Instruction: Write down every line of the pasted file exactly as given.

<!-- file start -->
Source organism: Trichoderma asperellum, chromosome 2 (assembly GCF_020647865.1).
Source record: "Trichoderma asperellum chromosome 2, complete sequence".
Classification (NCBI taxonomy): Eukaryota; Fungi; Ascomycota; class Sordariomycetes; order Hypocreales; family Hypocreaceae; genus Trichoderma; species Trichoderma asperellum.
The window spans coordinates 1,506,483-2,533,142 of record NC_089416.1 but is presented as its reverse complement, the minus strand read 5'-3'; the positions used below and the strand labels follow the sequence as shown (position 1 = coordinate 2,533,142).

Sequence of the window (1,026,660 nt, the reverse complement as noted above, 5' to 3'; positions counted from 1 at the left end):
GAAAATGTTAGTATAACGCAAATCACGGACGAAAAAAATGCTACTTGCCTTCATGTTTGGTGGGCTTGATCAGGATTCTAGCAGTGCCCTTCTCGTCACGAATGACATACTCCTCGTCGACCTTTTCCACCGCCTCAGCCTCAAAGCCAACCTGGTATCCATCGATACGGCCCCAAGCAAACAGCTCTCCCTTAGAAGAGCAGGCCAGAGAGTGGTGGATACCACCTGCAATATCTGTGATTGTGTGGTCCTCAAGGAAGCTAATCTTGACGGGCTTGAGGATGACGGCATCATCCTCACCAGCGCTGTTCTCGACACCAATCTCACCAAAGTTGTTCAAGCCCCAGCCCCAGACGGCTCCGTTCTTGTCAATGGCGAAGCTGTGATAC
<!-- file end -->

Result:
Source organism: Trichoderma asperellum, chromosome 2 (assembly GCF_020647865.1).
Source record: "Trichoderma asperellum chromosome 2, complete sequence".
Classification (NCBI taxonomy): Eukaryota; Fungi; Ascomycota; class Sordariomycetes; order Hypocreales; family Hypocreaceae; genus Trichoderma; species Trichoderma asperellum.
The window spans coordinates 1,506,483-2,533,142 of record NC_089416.1 but is presented as its reverse complement, the minus strand read 5'-3'; the positions used below and the strand labels follow the sequence as shown (position 1 = coordinate 2,533,142).

Sequence of the window (1,026,660 nt, the reverse complement as noted above, 5' to 3'; positions counted from 1 at the left end):
GAAAATGTTAGTATAACGCAAATCACGGACGAAAAAAATGCTACTTGCCTTCATGTTTGGTGGGCTTGATCAGGATTCTAGCAGTGCCCTTCTCGTCACGAATGACATACTCCTCGTCGACCTTTTCCACCGCCTCAGCCTCAAAGCCAACCTGGTATCCATCGATACGGCCCCAAGCAAACAGCTCTCCCTTAGAAGAGCAGGCCAGAGAGTGGTGGATACCACCTGCAATATCTGTGATTGTGTGGTCCTCAAGGAAGCTAATCTTGACGGGCTTGAGGATGACGGCATCATCCTCACCAGCGCTGTTCTCGACACCAATCTCACCAAAGTTGTTCAAGCCCCAGCCCCAGACGGCTCCGTTCTTGTCAATGGCGAAGCTGTGATAC